This is what a model looks like:
class Tweet(Model): userid = Field(hash_key=True) id = Field(range_key=True) ts = Field(data_type=datetime, index='ts-index') text = Field()
The model declares the fields an object has, their data types, and the schema of the table.
Since DynamoDB is a NoSQL database, you can attach arbitrary additional fields (undeclared fields) to the model, and they will be stored appropriately. For example, this tweet doesn’t declare a retweets field, but you could assign it anyway:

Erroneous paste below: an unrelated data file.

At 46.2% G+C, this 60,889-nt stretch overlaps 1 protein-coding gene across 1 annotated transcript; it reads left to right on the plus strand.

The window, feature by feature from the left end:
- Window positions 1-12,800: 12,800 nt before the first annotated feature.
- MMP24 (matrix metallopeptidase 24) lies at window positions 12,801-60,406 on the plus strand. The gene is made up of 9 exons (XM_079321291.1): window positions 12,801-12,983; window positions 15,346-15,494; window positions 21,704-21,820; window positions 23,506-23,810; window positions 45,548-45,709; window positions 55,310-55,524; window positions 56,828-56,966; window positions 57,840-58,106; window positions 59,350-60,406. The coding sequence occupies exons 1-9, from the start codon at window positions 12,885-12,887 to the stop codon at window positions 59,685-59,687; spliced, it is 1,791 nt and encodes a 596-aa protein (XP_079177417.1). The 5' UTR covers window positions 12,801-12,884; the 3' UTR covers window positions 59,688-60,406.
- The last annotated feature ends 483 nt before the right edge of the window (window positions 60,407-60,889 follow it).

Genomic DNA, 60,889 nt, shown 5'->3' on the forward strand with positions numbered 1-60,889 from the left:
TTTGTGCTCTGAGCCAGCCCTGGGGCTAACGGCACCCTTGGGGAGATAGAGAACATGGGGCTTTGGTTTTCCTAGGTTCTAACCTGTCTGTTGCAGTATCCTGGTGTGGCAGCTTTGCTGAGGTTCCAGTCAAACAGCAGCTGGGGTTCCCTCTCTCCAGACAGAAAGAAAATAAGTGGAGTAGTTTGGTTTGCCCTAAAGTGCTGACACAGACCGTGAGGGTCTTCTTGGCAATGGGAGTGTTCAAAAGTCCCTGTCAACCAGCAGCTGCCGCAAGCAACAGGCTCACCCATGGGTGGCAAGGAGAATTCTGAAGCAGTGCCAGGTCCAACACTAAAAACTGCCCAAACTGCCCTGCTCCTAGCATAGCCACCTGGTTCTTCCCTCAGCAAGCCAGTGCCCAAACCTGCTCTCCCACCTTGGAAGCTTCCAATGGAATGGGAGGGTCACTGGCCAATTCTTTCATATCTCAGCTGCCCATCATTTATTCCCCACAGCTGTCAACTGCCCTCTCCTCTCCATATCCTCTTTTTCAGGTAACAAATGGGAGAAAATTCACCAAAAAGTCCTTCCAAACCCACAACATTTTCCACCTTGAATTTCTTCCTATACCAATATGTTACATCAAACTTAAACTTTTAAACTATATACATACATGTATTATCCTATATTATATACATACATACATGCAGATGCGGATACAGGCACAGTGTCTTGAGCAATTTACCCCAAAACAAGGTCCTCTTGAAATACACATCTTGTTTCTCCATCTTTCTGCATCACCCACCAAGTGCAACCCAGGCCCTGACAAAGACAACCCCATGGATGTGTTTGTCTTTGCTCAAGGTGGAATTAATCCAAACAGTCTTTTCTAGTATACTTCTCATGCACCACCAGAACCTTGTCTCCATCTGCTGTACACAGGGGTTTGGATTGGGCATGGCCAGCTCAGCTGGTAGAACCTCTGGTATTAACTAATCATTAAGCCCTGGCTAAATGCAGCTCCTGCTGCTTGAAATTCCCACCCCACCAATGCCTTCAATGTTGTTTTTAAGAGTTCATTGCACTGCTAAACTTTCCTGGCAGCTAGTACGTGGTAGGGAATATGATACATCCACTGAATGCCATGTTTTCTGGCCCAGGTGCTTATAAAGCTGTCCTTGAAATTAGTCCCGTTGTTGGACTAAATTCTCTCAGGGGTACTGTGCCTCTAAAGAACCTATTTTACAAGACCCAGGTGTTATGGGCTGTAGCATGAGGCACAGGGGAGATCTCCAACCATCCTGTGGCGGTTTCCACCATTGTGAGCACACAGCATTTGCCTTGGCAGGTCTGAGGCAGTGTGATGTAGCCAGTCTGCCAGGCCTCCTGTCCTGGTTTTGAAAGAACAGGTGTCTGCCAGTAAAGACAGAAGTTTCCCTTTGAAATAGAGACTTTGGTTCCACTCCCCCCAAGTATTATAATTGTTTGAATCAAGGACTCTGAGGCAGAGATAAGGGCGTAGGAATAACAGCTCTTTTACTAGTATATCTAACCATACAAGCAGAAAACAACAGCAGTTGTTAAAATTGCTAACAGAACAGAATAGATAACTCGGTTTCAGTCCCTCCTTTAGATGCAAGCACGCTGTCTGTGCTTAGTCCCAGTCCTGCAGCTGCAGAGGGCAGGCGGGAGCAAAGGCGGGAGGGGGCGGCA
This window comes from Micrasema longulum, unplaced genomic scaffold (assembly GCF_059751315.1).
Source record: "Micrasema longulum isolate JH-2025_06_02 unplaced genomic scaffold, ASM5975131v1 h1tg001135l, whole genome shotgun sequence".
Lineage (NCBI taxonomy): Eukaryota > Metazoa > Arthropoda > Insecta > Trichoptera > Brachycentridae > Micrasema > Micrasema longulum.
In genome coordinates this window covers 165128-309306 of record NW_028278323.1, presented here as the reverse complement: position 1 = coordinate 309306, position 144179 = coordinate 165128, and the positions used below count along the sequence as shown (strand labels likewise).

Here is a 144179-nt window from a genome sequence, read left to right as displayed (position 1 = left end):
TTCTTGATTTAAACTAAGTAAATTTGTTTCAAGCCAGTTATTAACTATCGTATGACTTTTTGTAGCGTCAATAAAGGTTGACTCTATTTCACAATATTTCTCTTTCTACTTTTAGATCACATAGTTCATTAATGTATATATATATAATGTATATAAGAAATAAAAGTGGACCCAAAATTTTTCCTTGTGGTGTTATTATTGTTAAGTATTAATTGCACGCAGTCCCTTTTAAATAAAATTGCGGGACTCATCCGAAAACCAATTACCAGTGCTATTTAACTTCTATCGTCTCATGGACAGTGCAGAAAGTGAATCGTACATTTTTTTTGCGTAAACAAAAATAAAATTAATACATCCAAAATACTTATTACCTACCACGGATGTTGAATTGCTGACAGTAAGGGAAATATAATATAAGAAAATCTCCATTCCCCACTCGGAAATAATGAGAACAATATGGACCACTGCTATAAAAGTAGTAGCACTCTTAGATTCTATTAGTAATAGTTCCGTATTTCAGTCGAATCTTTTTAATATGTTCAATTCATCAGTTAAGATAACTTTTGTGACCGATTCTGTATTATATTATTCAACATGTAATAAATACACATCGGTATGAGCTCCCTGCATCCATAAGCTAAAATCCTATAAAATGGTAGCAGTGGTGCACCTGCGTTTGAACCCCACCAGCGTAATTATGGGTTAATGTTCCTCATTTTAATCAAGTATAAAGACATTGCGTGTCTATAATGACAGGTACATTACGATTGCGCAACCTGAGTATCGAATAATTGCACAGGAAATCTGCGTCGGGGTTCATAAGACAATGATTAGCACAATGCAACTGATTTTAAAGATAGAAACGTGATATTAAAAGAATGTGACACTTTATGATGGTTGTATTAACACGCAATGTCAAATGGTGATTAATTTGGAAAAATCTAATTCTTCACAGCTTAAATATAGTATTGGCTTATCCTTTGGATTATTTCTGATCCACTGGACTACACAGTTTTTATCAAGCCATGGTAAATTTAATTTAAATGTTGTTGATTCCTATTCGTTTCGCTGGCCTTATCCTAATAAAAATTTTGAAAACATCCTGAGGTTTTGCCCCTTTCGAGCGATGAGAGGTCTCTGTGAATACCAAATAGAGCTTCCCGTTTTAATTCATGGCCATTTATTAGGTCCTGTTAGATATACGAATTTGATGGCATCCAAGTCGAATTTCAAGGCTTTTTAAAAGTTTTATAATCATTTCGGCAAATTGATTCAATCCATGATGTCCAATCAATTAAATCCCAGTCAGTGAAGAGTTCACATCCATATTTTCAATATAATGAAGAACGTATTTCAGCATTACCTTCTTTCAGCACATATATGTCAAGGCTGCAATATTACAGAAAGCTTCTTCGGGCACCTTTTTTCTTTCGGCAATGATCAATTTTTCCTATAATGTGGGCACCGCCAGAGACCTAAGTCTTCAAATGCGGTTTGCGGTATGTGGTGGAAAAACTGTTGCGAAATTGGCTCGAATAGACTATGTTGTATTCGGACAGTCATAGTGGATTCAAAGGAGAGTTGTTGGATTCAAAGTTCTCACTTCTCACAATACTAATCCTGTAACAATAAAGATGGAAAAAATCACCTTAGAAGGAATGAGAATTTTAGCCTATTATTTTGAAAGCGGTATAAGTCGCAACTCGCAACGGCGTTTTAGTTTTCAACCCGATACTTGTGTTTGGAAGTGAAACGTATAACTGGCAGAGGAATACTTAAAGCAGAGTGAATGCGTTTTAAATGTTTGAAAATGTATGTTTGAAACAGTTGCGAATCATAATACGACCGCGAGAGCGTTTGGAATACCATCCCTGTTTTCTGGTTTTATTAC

tweet.retweets = 7 tweet.sync()
Undeclared fields will not be saved if they begin or end with an underscore. This is intentional behavior so you can set local-only variables on your models.
tweet.retweets = 7 # this is saved to Dynamo tweet._last_updated = datetime.utcnow() # this is NOT saved to Dynamo
Since models define the schema of a table, you can use them to create or delete tables. Every model has a meta_ field attached to it which contains metadata about the model. This metadata object has the create and delete methods.
from dynamo3 import DynamoDBConnection connection = DynamoDBConnection.connect_to_region('us-east-1') Tweet.meta_.create_dynamo_schema(connection) Tweet.meta_.delete_dynamo_schema(connection)
You can also register your models with the engine and create all the tables at once:
engine.register(User, Tweet, Message) engine.create_schema()